Australia joins global partnership to ensure vaccine

Australia has entered the worldwide COVAX Facility with 155 other nations to ensure the widespread distribution of proven COVID-19 vaccines.

Australia joins global partnership to ensure vaccine

The Federal Government has formally signed Australia into a global vaccine initiative aimed at rapidly providing COVID-19 vaccinations for people most in need around the world.

The agreement means Australia joins 155 other countries in signing up to the COVAX Facility, which is operated by the World Health Organisation, the Gavi vaccine alliance and the Coalition for Epidemic Preparedness Innovations (CEPI).

The facility will work to collect financial and scientific resources from around the world to distribute proven coronavirus vaccines in a bid to end the acute phase of COVID-19 by the end of 2021.


"COVAX is now in business: governments from every continent have chosen to work together, not only to secure vaccines for their own populations, but also to help ensure that vaccines are available to the most vulnerable everywhere," Gavi CEO Dr Seth Berkley said in a statement.

"With the commitments we're announcing today for the COVAX Facility, as well as the historic partnership we are forging with industry, we now stand a far better chance of ending the acute phase of this pandemic once safe, effective vaccines become available."

The allocation of vaccines, once they are proven, licensed and approved, will be overseen by a WHO guideline to make sure no one country is preferenced over another in the COVAX agreement.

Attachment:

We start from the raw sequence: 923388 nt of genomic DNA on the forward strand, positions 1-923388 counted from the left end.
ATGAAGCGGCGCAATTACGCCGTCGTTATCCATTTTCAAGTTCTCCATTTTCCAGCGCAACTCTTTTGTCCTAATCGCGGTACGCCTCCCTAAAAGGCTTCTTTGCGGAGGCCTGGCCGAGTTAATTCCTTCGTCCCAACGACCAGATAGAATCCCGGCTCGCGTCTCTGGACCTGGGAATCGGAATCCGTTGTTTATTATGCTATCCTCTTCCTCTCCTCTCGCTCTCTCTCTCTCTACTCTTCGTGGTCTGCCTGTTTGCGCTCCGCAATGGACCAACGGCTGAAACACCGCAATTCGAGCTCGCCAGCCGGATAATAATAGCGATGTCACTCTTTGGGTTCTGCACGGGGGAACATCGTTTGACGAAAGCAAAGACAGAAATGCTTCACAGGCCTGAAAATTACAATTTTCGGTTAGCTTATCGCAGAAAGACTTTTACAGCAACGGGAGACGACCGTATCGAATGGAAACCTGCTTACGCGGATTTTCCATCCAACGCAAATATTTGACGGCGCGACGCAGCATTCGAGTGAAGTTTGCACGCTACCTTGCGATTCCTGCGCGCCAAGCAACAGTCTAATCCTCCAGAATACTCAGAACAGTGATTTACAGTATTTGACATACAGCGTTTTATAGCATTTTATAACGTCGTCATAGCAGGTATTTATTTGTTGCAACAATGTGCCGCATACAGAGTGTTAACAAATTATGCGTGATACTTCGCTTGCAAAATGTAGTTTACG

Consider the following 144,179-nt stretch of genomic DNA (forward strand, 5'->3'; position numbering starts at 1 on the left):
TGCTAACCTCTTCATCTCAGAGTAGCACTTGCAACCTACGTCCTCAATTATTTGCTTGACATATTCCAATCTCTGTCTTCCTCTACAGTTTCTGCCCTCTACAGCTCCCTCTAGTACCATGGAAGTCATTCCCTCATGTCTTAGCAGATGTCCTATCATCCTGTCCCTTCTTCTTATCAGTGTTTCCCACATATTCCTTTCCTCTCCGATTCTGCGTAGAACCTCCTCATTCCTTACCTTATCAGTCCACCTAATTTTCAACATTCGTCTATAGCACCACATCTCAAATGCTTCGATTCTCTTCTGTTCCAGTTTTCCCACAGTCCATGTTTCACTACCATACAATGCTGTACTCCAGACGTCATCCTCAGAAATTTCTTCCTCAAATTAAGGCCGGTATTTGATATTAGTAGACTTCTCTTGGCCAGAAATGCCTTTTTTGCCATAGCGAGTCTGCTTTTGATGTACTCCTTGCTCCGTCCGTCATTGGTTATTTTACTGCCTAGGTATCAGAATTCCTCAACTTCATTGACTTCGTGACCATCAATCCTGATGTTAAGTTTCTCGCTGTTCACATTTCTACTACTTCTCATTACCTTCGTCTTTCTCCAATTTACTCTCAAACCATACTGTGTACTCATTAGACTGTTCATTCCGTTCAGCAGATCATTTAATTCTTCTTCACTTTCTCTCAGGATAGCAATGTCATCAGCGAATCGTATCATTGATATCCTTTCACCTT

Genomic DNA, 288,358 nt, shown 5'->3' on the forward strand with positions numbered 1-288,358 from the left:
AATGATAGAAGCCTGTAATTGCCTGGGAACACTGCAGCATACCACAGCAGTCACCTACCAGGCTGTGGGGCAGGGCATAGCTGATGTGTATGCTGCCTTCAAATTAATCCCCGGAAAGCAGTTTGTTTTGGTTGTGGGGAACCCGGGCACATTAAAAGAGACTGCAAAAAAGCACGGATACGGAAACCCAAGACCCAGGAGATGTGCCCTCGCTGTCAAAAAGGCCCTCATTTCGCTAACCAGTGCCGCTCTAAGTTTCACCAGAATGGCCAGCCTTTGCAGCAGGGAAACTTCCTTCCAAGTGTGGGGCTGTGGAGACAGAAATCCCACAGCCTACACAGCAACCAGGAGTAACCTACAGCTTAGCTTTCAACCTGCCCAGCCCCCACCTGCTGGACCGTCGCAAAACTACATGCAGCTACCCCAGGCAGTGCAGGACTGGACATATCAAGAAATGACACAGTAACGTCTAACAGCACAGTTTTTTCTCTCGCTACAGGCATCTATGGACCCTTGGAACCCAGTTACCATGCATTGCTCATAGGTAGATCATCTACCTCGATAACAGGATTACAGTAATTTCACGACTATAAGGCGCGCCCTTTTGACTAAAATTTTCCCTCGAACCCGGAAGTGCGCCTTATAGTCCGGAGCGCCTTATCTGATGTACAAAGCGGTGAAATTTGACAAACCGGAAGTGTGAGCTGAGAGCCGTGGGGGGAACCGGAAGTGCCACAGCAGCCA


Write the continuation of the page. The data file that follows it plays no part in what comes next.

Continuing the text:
"COVID-19 is an unprecedented global crisis that demands an unprecedented global response," WHO Director-General Dr Tedros Adhanom Ghebreyesus said.

"Vaccine nationalism will only perpetuate the disease and prolong the global recovery. Working together through the COVAX Facility is not charity, it's in every country's own best interests to control the pandemic and accelerate the global economic recovery."

Australia's formal inclusion into the COVAX facility today comes a month after Chief Medical Officer Paul Kelly confirmed the Federal Government had committed to the idea.

"Wherever people need a vaccine when it is available, it will be made available to them. Australia has now committed $80 million and joined 172 other countries in their commitment," he said last month.

"If we really want to get control of this virus we need to do it everywhere and the vaccination program, if successful, will definitely be game-changer in relation to that control."

The partnership also follows an announcement yesterday by Health Minister Greg Hunt that the Federal Government would pour almost $6 million into the development of three Australia-made COVID-19 vaccines.

Australia is also in $1.7 billion partnership with pharmaceutical giant AstraZeneca for a future rollout of a COVID-19 vaccine being developed and trialed by the United Kingdom's Oxford University.

You can get up-to-date information from the Federal Government's Coronavirus Australia app, available on the , and the .

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Source : 9 News More